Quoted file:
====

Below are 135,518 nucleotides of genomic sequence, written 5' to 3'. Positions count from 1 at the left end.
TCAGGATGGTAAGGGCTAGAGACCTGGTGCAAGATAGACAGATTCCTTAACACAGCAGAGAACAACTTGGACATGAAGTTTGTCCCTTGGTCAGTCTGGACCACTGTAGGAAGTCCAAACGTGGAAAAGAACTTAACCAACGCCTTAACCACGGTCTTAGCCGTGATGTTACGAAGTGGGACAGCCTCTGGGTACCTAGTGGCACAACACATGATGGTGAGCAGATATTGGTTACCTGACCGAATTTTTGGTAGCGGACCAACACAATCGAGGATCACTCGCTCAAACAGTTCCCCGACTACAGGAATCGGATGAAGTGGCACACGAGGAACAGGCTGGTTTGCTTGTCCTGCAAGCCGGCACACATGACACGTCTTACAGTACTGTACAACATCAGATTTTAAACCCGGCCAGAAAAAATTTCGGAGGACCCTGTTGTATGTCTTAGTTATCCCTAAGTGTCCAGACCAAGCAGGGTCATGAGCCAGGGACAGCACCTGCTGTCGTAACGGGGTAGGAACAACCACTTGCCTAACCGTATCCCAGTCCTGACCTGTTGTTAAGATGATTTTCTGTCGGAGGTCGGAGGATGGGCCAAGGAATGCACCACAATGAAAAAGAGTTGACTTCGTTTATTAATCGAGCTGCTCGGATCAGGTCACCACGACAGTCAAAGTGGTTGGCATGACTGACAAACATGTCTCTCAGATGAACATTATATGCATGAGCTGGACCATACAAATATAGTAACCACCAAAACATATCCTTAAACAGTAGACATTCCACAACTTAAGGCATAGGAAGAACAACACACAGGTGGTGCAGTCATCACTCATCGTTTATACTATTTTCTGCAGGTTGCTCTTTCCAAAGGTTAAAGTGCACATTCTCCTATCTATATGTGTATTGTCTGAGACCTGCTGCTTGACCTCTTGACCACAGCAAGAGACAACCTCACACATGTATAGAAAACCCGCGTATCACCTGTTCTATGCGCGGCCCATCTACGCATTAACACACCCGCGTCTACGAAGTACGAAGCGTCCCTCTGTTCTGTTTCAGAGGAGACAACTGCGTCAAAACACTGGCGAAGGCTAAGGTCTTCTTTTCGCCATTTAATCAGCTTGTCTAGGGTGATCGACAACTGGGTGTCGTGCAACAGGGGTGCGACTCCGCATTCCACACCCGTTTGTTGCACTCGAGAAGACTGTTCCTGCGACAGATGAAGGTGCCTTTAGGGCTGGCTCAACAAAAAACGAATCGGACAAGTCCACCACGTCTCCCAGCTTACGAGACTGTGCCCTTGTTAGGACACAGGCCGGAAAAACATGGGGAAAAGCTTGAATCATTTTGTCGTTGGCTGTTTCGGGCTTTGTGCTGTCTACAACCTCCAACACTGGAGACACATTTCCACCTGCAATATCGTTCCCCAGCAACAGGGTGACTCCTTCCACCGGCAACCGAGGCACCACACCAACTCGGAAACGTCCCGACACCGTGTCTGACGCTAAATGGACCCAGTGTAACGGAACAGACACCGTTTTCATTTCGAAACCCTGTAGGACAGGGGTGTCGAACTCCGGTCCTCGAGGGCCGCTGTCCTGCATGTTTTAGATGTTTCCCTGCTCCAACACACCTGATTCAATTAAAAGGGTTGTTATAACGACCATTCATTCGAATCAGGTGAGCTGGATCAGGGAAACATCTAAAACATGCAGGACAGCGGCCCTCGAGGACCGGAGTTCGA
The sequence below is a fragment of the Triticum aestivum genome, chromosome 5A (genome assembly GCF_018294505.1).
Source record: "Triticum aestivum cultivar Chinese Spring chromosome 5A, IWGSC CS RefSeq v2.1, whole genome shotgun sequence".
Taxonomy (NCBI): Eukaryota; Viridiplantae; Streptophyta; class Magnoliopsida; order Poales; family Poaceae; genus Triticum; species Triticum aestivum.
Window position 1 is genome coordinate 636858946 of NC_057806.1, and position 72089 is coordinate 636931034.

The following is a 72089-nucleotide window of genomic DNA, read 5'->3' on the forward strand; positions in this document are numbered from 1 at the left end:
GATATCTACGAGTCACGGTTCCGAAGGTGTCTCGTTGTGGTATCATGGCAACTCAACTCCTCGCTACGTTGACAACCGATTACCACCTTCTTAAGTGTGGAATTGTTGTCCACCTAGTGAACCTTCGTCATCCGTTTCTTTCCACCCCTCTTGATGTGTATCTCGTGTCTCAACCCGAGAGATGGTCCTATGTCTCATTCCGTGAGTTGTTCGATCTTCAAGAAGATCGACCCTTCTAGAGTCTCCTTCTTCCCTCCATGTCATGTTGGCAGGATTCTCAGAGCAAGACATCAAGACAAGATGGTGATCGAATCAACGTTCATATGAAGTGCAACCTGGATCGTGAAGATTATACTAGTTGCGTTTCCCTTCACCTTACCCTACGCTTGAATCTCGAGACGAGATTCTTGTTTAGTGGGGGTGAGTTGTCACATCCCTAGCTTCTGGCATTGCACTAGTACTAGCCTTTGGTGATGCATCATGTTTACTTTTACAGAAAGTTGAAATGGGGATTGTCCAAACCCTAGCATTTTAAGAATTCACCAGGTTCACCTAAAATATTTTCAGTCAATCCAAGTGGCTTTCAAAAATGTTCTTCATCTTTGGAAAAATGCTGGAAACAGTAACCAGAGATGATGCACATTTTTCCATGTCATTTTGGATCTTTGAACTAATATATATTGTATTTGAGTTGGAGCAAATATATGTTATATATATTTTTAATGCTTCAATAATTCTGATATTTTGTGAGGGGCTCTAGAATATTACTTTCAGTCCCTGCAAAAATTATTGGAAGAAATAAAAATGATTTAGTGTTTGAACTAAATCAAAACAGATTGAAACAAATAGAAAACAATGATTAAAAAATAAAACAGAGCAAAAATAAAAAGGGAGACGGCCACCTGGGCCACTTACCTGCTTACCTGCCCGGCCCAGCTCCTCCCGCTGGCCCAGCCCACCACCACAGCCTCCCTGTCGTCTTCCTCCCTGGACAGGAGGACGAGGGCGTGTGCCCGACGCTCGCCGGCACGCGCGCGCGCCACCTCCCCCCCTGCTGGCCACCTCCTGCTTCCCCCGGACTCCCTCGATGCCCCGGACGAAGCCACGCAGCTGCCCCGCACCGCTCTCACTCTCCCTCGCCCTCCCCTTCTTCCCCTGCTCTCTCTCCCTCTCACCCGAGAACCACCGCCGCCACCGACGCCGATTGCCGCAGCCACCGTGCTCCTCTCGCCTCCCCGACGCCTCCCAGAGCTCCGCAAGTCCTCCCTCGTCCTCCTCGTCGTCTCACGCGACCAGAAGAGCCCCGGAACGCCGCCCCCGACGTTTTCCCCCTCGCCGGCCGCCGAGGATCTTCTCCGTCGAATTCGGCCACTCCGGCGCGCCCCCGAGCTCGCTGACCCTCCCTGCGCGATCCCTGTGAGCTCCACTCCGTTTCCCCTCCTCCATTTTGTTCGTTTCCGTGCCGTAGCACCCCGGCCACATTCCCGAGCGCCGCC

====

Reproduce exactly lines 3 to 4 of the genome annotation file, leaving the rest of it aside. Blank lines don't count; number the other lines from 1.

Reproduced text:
The sequence below is a fragment of the Triticum aestivum genome, chromosome 5A (genome assembly GCF_018294505.1).
Source record: "Triticum aestivum cultivar Chinese Spring chromosome 5A, IWGSC CS RefSeq v2.1, whole genome shotgun sequence".